For most spectators in Friday’s steamy and spectacular IAAF Diamond Leaguemeeting in the Stade Louis II, Beatrice Chepkoech’s 3000m steeplechase world record looked on with about three laps to go. As far as Chepkoech was concerned, however, it was on from the moment the gun went…
Beatrice Chepkoech on her way to winning the steeplechase at the IAAF Diamond League meeting in Monaco (Philippe Fitte) © Copyright
What became clear soon after she had taken an extraordinary margin of eight seconds off the world record mark of 8:52.78 in running 8:44.32 was how little of a surprise the achievement was to this 27-year-old Kenyan – albeit that even she had not anticipated running quite as fast.
“I wanted to break the world record; that was the plan from beginning of the season,” she said. “And I was aware the biggest chance will be in Monaco due to weather, crowds and the whole environment. And this plan worked well.
“I was thinking maybe I can break 8:50 but not at all was I dreaming about 8:44. And this time still could be improved I’m sure.”
After pacemaker Caroline Tuigong, the 2006 world U20 champion, had led to the 1000-metre mark in 2:55.23 before veering off, Chepkoech pushed on relentlessly, running her next two laps in 68.6 and 70.5.
When she reached 2000 metres in 5:49.81, looking smooth and untroubled, something special was clearly on.
Chepkoech slowed on the penultimate lap, running 71.4, before accelerating to embrace her historic moment with a final lap which the meeting organisers gave at 66.8.
“On my last lap I watched the time and I knew that I was going to break the world record and that was what I wished for,” she told the IAAF.
“It is great feeling I brought back to Kenya the women’s steeplechase record, I’m very proud of it. And that after six years of running and three years with steeplechase.”
According to Kenyan news sources, the question of whether Chepkoech would be running the steeplechase this season was something of an issue following the debacle at last year’s IAAF World Championships. She put paid to her excellent chance of winning the title when she missed a water jump and had to double back and put it right before finishing fourth in a race that ended with unexpected success for the United States as Emma Coburn and Courtney Frerichs won respective gold and silver.
“Of course I was angry,” she said as she reflected on her gaffe on Friday. “But that did not stop me from continuing to believe in myself, on the contrary.”
Nevertheless, it seemed that some others were not convinced. It was reported that she had been obliged to run the 1500m rather than the 3000m steeplechase at this year’s Commonwealth Games – where she took silver in 4:03.09 behind South Africa’s Caster Semenya – and has since wanted to prove a point by running a “strong PB”.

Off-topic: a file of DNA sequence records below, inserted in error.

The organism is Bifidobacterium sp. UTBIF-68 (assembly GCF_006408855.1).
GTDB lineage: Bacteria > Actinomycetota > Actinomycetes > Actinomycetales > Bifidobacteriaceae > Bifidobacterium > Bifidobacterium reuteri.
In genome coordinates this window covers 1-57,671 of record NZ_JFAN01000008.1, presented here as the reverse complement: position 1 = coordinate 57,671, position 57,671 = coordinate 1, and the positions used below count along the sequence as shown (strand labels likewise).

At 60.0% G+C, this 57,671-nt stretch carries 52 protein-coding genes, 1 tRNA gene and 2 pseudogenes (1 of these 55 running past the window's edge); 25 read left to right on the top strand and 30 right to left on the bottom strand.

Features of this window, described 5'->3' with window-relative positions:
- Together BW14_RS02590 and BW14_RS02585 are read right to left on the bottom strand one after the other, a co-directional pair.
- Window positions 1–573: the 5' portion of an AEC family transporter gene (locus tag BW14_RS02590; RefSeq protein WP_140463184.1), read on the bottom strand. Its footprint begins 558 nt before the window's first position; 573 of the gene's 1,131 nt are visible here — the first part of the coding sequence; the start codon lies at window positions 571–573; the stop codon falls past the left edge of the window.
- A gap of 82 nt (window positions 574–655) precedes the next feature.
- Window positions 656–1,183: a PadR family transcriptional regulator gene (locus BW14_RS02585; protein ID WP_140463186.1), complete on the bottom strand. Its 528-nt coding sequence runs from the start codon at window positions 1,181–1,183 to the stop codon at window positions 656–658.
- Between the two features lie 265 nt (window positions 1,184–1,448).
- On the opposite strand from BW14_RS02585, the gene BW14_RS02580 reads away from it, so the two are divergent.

But there is no doubt that Chepkoech is an unusually adaptable athlete in terms of events. She began as a road runner, switching to the track in 2015, when she set a 1500m personal best of 4:03.28 and earned a bronze medal at the African Games.
She finished that season with a run in the 2000m steeplechase at the ISTAF Berlin meeting and made a successful transition to the full-distance event the following year, finishing fourth and second respectively at the Eugene and Stockholm IAAF Diamond League meetings before missing out on an Olympic medal by one place.
Chepkoech, who runs for Kenya’s national police service, underlined her outstanding breadth of talent at last month’s service championships, where she retained her steeplechase title in 10:00.60 before winning the 1500m in 4:07.69 – beating the 2013 world champion Eunice Sum into second place – before completing a hat-trick of titles in the 400m hurdles, where she ran 60.70.
Coached by 2006 European 800m champion Bram Som and a training partner of world and Olympic 1500m champion Faith Kipyegon, Chepkoeche is now due to represent Kenya – this time back in the 3000m steeplechase – at the African Championships in Asaba, Nigeria from 1-5 August, along with the world U20 champion Celliphine Chespol, 10th in Monaco, and Fancy Cherono.
It was a measure of her superiority on the night that second-placed Frerichs broke Coburn’s US record of 9:02.58, finishing in 9:00.85 to become the sixth fastest woman of all time – and she was more than 16 seconds adrift of the Kenyan.
“That race was incredible!” said Frerichs. “Eight seconds under the world record – it's such a huge step for the event, such a promotion.
“I’m so proud of this American record and what will keep us going is the nine minutes line and that's what I’ll be aiming for. It feels amazing to be an American among all the Kenyans and I have to give so much credit to Emma for making this event what it is now in America. Who knows what's coming next?”
On that subject, Chepkoech has already begun speculating: “Maybe my next target could be to run under 8.40.”
Mike Rowbottom for the IAAF